People compare themselves to others in all arenas of life. Mental health is no exception. Unfortunately, comparing your own mental health issues to those of your friends, family, colleagues, or celebrities can lead to a worsened emotional state. Here are three ways that people compare their mental illness to others’, and the negative effects of these comparisons.

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Is It Okay to Be Angry at Someone with a Mental Illness?

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Being the friend or loved one of someone with a mental illness can be emotionally difficult. While you wish to remain open, objective and compassionate, sometimes your reserves of patience become too drained and make it difficult to maintain a reciprocal relationship. You may even begin to feel taken advantage of.

You may feel guilty for being angry at someone who is suffering. But, if you’re wondering if you can feel both compassion and anger at someone suffering from a mental illness, the answer is yes. Here are some steps to help you through these difficult and conflicting feelings.

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Trust Me, Having a Mental Illness Isn’t Fashionable

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I lived most of my life in shame of who I was — diagnosed with conditions I’d never share even with some of my closest friends. Labels I’d never dare think about wearing across my chest or around my neck out of embarrassment. But now, these same labels I avoided for years have become *deep inhale* A FASHION STATEMENT! *sharp exhale* What in the world has changed?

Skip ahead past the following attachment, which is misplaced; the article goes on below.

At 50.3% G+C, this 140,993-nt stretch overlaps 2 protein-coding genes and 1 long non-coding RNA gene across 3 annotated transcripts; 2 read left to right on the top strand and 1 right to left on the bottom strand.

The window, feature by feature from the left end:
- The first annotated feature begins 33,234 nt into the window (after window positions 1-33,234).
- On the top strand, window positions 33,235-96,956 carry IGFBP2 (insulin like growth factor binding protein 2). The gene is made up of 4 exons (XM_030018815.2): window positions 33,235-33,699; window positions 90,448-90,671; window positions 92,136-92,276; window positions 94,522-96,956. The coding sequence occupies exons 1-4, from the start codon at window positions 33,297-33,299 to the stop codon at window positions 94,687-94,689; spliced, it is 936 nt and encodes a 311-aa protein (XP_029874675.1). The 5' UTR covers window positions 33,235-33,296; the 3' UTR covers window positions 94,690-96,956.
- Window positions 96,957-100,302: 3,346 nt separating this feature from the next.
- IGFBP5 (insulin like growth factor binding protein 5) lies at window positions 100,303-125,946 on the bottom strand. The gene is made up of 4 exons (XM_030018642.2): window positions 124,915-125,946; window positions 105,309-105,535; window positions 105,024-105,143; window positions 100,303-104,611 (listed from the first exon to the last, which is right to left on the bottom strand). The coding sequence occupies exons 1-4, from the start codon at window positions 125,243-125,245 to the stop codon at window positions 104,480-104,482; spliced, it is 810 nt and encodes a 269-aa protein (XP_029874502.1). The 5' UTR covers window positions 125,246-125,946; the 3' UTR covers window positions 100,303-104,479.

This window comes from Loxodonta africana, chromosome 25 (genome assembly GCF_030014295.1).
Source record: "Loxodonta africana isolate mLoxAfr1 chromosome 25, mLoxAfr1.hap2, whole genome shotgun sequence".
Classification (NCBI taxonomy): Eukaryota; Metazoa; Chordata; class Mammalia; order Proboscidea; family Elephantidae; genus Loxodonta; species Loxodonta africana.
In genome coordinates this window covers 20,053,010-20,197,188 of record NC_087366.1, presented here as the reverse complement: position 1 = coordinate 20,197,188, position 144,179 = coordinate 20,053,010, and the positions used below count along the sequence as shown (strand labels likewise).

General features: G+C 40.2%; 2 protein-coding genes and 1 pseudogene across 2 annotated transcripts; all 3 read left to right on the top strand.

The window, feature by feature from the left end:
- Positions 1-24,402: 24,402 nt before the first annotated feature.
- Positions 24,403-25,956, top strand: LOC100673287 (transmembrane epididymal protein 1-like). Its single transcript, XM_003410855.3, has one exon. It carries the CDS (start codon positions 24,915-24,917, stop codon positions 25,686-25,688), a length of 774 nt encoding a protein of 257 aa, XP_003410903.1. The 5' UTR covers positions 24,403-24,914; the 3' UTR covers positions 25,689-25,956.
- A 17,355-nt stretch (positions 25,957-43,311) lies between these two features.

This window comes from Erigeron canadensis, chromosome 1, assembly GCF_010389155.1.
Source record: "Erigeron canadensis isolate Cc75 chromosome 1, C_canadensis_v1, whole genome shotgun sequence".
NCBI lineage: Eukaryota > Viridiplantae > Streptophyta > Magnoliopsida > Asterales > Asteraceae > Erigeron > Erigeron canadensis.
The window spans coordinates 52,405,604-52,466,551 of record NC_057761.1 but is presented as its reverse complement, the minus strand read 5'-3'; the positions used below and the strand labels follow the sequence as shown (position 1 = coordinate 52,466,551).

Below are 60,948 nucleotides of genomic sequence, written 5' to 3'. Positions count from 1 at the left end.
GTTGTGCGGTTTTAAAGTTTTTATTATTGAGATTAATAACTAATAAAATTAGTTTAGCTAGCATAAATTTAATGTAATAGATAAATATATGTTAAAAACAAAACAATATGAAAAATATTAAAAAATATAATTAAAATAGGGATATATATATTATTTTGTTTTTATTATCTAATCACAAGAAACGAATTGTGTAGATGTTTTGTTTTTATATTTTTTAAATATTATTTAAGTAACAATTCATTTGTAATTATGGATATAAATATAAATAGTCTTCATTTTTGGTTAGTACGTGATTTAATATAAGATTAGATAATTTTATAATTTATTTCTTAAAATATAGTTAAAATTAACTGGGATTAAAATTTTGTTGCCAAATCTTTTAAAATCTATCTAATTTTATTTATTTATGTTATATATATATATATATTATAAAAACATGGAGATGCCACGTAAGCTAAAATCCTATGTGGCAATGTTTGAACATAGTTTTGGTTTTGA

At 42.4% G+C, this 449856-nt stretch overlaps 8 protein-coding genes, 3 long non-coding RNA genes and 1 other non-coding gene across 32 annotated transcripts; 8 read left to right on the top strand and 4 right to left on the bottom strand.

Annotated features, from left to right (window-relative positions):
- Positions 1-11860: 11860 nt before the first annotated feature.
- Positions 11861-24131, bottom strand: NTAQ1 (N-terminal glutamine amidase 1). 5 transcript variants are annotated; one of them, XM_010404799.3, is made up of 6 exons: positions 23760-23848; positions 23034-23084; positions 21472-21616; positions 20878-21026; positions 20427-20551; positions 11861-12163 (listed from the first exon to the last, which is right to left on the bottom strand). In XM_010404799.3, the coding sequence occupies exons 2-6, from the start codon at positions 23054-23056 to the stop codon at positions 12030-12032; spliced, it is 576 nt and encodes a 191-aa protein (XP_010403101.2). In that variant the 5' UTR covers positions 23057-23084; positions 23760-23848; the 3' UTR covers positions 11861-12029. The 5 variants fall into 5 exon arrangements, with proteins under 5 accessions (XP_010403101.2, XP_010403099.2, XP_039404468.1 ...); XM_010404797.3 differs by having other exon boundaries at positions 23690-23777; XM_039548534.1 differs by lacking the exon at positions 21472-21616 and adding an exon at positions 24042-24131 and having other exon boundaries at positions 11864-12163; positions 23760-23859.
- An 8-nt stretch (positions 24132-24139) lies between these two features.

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Unable to Take a Compliment? Here’s Why…

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My husband and I spent last weekend with our families. On our way out the door from my parents’ house my mom complimented my new blazer.

“This thing?” I said about a blazer I had been eyeing for months, saved for, and finally splurged on after refreshing the retailer’s site 722 times over Labor Day weekend in hopes of my size restocking.

“It’s not that nice. It’s too heavy. And shorter than I thought it would be. And it was on sale,” I said, listing its flaws.

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Why Other People’s Accomplishments Sometimes Make You Feel Terrible

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Have you ever become spiteful after hearing about someone else’s accomplishments, and felt like a complete jerk? Maybe you’ve felt your heart sink a little bit when someone shares their own good news in the form of an “I’m so excited to announce…” Facebook or Instagram post. Chances are, yes, you’ve felt a little terrible at least once when you’ve watched someone’s success from the sidelines. You find yourself looking at your phone, feeling like a failure, even though you’re not!

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What’s It Like to Lose Someone to Suicide?

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My adult life could be easily divided into two very distinct segments: BAD (before Adam died) and AAD (after Adam died). To anyone who doesn’t know me or Adam, that may sound a bit dramatic; I was only 24 when he died, which is a very early age to have your life virtually divided in half. But his death had a profound effect on me.